Let’s face it. Paying attention to details and making sure the work is getting done are important. So it’s easy to chalk all of the above up to a necessary part of managing. But they aren’t necessary all the time. The problem with micromanagers is that they apply the same level of intensity, scrutiny and in-your-face approach to every task, whether warranted or not. The bottom line is: you need to stop. It’s harming your team’s morale and – ultimately – their productivity.
While micromanaging may get you short-term results, over time it negatively impacts your team, your organization, and yourself. You dilute your own productivity and you run out of capacity to get important things done. You stunt your team members’ development and demoralize them. You create an organizational vulnerability when your team isn’t used to functioning without your presence and heavy involvement.
2. Let it go. The difference between managing and micromanaging is the focus on the “micro.” At the core of moving away from micromanaging is letting go of the minutia. This can be hard, but the key is to do it a little at a time. Start by looking at your to-do list to determine what low hanging fruit you can pass on to a team member. Engage in explicit discussions with your direct reports about what level of detail you will engage in and where they will need to pull you in. You should also highlight the priorities on your list — the big ticket items where you truly add value — and make sure that is where you are spending most of your energy.
3. Give the “what,” not the “how.” There is nothing wrong with having an expectation about a deliverable. But there’s a difference between sharing that expectation and dictating how to get to that result. Your job as a manager is to clearly set the conditions of satisfaction for any task you assign. Articulate what you envision the final outcome to look like, but don’t give blow-by-blow instructions on how to get there. When in doubt, share the “what” and ask (rather than tell) your team member about how they plan to get there. You might be surprised that their approach, while different, may yield excellent results.
4. Expect to win (most of the time). Underlying your need to micromanage is a fear of failure. By magnifying the risk of failure, your employees engage in “learned helplessness” where they start believing that the only way they can perform is if you micromanage them. It’s a vicious cycle. Instead, focus on setting your direct reports up for success. Be clear on what success looks like. Provide the resources, information, and support needed to meet those conditions. Give credit where credit is due. Over time, you’ll realize that a loss every now and then helps build a strong track record in the long run.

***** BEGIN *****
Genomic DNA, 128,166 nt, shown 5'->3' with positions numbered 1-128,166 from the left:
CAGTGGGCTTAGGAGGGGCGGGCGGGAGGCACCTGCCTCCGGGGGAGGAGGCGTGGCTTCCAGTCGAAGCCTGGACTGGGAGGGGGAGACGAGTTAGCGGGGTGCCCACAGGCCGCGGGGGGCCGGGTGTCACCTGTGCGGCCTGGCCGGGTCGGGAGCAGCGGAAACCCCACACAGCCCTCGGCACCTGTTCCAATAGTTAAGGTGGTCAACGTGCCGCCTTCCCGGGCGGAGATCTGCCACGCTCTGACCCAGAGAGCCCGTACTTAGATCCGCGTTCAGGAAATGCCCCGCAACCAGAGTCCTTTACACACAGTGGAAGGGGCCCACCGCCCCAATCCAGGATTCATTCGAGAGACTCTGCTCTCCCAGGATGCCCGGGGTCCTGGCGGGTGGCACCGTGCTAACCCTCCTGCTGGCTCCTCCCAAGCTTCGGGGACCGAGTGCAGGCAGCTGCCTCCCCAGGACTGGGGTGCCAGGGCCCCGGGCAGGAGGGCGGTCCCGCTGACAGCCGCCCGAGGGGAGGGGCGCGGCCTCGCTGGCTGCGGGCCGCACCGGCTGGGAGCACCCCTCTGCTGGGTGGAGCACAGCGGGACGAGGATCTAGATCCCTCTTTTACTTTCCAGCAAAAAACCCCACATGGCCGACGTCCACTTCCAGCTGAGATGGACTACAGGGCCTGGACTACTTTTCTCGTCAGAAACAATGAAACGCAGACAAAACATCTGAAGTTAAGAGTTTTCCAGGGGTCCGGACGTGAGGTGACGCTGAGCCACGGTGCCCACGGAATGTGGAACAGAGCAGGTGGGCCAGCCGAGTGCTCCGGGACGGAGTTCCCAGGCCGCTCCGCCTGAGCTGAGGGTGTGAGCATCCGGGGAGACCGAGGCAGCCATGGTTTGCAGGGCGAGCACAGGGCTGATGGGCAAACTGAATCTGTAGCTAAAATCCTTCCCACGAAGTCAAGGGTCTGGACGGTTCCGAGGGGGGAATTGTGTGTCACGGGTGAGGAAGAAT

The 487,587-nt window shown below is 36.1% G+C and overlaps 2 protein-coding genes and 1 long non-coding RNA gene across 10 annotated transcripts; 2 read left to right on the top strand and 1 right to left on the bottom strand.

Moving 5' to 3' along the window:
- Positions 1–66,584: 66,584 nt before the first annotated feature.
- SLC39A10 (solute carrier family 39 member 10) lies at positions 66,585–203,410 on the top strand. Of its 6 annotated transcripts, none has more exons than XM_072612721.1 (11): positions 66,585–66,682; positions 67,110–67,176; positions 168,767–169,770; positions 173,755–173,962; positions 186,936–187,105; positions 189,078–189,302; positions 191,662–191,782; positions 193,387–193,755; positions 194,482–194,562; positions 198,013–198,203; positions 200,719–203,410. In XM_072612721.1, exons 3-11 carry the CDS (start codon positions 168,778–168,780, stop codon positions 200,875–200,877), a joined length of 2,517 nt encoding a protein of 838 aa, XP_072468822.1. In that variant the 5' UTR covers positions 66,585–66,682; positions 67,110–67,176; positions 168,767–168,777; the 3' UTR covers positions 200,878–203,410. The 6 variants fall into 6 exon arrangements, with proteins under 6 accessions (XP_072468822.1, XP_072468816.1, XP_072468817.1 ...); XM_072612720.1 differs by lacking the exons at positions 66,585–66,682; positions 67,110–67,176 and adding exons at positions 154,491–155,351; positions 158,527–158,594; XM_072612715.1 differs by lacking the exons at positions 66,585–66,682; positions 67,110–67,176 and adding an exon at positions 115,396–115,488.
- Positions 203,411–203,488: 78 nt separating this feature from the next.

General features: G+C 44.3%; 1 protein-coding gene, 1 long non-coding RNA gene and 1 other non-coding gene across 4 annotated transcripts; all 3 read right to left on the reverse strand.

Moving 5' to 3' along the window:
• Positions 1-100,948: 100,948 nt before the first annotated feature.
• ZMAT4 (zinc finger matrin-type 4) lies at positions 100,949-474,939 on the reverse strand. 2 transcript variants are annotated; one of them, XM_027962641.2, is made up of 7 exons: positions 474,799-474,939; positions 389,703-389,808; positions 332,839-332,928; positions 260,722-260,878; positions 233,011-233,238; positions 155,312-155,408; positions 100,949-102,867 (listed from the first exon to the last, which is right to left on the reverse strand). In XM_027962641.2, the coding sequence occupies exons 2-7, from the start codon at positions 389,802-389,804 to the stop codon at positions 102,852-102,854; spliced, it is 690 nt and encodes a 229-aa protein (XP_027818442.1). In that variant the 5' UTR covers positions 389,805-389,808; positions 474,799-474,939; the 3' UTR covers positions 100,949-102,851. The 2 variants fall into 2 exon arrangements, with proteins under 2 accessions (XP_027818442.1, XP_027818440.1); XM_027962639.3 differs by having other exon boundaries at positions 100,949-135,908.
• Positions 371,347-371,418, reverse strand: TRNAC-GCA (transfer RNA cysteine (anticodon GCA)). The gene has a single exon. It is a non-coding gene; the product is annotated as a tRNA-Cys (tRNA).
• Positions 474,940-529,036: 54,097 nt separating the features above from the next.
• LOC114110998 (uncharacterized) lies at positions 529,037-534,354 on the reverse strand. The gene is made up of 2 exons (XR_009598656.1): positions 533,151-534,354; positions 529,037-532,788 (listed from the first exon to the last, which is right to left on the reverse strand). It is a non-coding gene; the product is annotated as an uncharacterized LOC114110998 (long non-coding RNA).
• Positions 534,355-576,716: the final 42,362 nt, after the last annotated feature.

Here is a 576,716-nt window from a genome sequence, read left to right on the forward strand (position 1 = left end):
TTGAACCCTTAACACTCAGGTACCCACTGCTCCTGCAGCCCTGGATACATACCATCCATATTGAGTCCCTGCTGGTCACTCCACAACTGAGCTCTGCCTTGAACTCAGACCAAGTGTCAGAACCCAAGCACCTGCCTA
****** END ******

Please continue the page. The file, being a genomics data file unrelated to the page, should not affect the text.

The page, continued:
MY BOSS IS A MICROMANAGER | How to deal with micromanagers
Benefits of hands-on management
The benefits of being a hands-on manager can include:
Improving relationships with employees
One benefit of being a hands-on manager is that it can help you improve your relationships with your employees. Hands-on managers typically trust their employees and give them freedom to do their jobs independently. Hands-on managers are also there for their employees when they have questions or issues. This can increase trust and help you build a strong and productive relationship with your employees.
Increasing productivity and quality of work
Being a hands-on manager can also help you increase your workplaces productivity and quality of work. Hands-on managers stay involved with their employees and often complete some of the same tasks. This can help them ensure that employees meet productivity goals and maintain a high quality of work.
Another benefit of being a hands-on manager is that it can strengthen your leadership. Hands-on managers build relationships with employees and motivate them, which are characteristics of great leaders. Becoming a good leader can help you excel in your career and lead your employees to achieve goals.
What is a hands-on manager?
A hands-on manager is a manager who interacts with their employees frequently and stays highly involved in their workplace. Hands-on managers give their employees freedom to do their jobs, but they intervene when necessary. Often, hands-on managers do the same work as their employees, and they know how to lead by example.